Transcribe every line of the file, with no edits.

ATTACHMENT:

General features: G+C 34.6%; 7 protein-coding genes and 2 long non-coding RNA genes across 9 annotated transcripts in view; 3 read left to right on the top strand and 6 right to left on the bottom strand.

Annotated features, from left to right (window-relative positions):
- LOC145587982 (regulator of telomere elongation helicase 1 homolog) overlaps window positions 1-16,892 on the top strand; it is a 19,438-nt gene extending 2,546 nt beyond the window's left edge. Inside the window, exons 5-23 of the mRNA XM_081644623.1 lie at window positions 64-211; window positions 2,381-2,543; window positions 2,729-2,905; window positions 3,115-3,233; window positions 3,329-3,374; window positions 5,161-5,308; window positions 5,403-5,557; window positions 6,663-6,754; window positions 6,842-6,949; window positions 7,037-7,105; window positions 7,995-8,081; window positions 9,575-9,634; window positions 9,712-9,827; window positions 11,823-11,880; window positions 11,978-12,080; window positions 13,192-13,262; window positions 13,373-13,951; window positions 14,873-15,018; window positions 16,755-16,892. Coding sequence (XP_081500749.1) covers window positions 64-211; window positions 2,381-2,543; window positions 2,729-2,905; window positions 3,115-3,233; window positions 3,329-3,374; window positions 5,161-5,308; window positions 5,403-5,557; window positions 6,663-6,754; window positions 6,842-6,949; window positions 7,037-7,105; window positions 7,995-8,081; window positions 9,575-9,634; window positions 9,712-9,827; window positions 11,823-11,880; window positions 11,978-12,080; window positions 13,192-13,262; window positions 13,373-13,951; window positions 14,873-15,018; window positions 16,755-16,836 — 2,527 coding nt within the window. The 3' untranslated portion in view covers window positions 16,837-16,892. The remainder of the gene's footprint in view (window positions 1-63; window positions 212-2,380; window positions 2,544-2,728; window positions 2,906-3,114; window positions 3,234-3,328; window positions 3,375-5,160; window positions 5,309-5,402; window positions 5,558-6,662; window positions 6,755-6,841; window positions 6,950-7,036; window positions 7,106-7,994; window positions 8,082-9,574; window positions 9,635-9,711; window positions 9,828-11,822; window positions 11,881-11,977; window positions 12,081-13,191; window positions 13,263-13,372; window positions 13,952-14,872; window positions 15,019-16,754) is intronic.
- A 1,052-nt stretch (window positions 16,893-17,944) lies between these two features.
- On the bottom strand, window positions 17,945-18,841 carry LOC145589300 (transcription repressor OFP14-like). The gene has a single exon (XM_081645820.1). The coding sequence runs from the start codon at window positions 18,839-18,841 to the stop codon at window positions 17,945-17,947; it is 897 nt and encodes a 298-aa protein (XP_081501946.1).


General features: G+C 34.6%; 7 protein-coding genes and 2 long non-coding RNA genes across 9 annotated transcripts in view; 3 read left to right on the top strand and 6 right to left on the bottom strand.

Annotated features, from left to right (window-relative positions):
- LOC145587982 (regulator of telomere elongation helicase 1 homolog) overlaps window positions 1-16,892 on the top strand; it is a 19,438-nt gene extending 2,546 nt beyond the window's left edge. Inside the window, exons 5-23 of the mRNA XM_081644623.1 lie at window positions 64-211; window positions 2,381-2,543; window positions 2,729-2,905; window positions 3,115-3,233; window positions 3,329-3,374; window positions 5,161-5,308; window positions 5,403-5,557; window positions 6,663-6,754; window positions 6,842-6,949; window positions 7,037-7,105; window positions 7,995-8,081; window positions 9,575-9,634; window positions 9,712-9,827; window positions 11,823-11,880; window positions 11,978-12,080; window positions 13,192-13,262; window positions 13,373-13,951; window positions 14,873-15,018; window positions 16,755-16,892. Coding sequence (XP_081500749.1) covers window positions 64-211; window positions 2,381-2,543; window positions 2,729-2,905; window positions 3,115-3,233; window positions 3,329-3,374; window positions 5,161-5,308; window positions 5,403-5,557; window positions 6,663-6,754; window positions 6,842-6,949; window positions 7,037-7,105; window positions 7,995-8,081; window positions 9,575-9,634; window positions 9,712-9,827; window positions 11,823-11,880; window positions 11,978-12,080; window positions 13,192-13,262; window positions 13,373-13,951; window positions 14,873-15,018; window positions 16,755-16,836 — 2,527 coding nt within the window. The 3' untranslated portion in view covers window positions 16,837-16,892. The remainder of the gene's footprint in view (window positions 1-63; window positions 212-2,380; window positions 2,544-2,728; window positions 2,906-3,114; window positions 3,234-3,328; window positions 3,375-5,160; window positions 5,309-5,402; window positions 5,558-6,662; window positions 6,755-6,841; window positions 6,950-7,036; window positions 7,106-7,994; window positions 8,082-9,574; window positions 9,635-9,711; window positions 9,828-11,822; window positions 11,881-11,977; window positions 12,081-13,191; window positions 13,263-13,372; window positions 13,952-14,872; window positions 15,019-16,754) is intronic.
- A 1,052-nt stretch (window positions 16,893-17,944) lies between these two features.
- On the bottom strand, window positions 17,945-18,841 carry LOC145589300 (transcription repressor OFP14-like). The gene has a single exon (XM_081645820.1). The coding sequence runs from the start codon at window positions 18,839-18,841 to the stop codon at window positions 17,945-17,947; it is 897 nt and encodes a 298-aa protein (XP_081501946.1).